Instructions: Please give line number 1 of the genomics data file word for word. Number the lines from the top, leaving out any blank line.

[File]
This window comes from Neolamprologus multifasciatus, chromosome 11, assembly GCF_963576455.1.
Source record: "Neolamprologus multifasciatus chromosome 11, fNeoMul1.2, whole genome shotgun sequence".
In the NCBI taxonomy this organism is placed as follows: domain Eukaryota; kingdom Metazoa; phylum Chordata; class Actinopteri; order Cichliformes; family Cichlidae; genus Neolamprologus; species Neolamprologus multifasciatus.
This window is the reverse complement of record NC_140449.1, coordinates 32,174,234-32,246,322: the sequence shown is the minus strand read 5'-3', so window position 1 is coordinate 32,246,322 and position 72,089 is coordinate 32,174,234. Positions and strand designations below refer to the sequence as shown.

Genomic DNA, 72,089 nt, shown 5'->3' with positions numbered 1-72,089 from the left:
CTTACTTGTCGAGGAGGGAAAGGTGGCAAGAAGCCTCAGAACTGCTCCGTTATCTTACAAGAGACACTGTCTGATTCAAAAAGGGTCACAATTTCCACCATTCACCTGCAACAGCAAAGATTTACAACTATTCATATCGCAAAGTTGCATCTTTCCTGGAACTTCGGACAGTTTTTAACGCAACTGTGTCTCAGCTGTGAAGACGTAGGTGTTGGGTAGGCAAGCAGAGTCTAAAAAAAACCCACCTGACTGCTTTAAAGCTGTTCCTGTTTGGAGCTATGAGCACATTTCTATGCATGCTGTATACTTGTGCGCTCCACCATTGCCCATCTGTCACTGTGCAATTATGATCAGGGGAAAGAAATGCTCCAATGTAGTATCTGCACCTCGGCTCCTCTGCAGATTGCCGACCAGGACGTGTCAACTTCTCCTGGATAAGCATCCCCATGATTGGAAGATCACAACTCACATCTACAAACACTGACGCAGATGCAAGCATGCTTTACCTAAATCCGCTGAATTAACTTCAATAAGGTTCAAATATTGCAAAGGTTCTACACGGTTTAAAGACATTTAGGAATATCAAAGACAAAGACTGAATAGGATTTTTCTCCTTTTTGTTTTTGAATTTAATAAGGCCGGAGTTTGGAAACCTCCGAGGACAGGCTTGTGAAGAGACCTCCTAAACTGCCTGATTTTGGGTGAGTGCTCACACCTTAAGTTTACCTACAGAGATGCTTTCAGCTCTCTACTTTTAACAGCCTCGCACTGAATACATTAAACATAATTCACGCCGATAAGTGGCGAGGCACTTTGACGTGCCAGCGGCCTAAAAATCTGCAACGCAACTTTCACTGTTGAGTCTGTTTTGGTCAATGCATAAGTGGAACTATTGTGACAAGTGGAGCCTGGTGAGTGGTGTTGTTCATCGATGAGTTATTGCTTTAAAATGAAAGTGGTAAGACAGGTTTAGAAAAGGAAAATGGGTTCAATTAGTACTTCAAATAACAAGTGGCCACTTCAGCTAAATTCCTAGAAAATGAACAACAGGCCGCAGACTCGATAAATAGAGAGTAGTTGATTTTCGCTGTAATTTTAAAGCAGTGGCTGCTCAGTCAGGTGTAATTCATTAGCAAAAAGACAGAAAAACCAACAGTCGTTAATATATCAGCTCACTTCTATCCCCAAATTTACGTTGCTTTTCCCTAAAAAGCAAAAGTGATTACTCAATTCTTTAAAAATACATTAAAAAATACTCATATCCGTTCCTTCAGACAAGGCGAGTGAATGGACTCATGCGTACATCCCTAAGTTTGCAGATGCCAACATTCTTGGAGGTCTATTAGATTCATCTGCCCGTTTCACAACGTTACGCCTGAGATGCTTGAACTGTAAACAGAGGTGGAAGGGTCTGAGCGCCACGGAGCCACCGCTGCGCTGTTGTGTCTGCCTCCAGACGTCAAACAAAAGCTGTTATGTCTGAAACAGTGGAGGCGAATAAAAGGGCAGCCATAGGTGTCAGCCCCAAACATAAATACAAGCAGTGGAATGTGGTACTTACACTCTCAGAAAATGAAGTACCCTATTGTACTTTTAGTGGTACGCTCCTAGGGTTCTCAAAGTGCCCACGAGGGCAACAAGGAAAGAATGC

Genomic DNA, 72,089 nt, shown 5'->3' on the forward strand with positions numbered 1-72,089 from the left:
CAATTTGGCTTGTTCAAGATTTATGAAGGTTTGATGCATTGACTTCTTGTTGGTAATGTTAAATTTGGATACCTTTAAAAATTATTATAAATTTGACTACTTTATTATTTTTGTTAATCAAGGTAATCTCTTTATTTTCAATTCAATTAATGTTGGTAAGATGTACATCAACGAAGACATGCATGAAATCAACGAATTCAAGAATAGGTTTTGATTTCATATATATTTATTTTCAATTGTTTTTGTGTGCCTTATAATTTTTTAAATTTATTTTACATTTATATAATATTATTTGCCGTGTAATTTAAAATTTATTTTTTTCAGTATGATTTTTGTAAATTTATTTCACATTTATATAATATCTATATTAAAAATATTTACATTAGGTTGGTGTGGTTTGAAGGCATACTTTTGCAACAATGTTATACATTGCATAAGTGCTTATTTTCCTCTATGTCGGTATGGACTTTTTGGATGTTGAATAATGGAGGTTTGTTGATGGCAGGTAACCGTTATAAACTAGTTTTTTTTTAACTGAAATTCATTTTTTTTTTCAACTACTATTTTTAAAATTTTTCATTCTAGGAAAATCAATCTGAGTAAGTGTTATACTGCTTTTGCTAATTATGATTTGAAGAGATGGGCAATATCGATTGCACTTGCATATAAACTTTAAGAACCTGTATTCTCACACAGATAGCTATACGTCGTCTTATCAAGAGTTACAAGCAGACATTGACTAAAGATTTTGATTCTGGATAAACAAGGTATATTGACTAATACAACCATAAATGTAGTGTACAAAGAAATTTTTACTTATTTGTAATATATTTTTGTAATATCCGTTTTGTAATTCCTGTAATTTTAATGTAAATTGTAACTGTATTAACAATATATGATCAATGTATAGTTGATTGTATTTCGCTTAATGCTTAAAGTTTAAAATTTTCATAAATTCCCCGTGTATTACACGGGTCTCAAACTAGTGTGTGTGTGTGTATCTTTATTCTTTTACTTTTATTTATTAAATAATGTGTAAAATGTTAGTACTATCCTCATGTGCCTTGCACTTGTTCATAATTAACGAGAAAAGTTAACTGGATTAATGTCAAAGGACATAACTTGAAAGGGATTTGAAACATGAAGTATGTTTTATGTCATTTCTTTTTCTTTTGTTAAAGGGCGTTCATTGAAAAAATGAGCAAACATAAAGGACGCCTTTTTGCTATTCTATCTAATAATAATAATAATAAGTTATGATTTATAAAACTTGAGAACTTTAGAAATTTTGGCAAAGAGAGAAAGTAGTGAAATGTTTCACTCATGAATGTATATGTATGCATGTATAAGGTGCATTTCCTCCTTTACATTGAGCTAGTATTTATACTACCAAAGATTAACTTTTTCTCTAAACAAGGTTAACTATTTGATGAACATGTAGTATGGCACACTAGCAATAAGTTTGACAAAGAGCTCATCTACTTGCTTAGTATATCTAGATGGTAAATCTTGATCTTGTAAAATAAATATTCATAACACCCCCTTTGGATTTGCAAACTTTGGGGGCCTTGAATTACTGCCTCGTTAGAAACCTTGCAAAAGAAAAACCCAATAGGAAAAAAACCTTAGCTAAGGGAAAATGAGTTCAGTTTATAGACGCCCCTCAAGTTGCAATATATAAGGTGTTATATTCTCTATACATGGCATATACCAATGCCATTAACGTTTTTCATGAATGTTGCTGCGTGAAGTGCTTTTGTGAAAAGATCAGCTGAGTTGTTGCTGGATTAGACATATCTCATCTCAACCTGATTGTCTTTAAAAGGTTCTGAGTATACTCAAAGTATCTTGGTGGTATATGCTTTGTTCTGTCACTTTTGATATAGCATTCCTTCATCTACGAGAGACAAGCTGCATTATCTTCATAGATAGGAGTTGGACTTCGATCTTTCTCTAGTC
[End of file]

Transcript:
This window comes from Neolamprologus multifasciatus, chromosome 11, assembly GCF_963576455.1.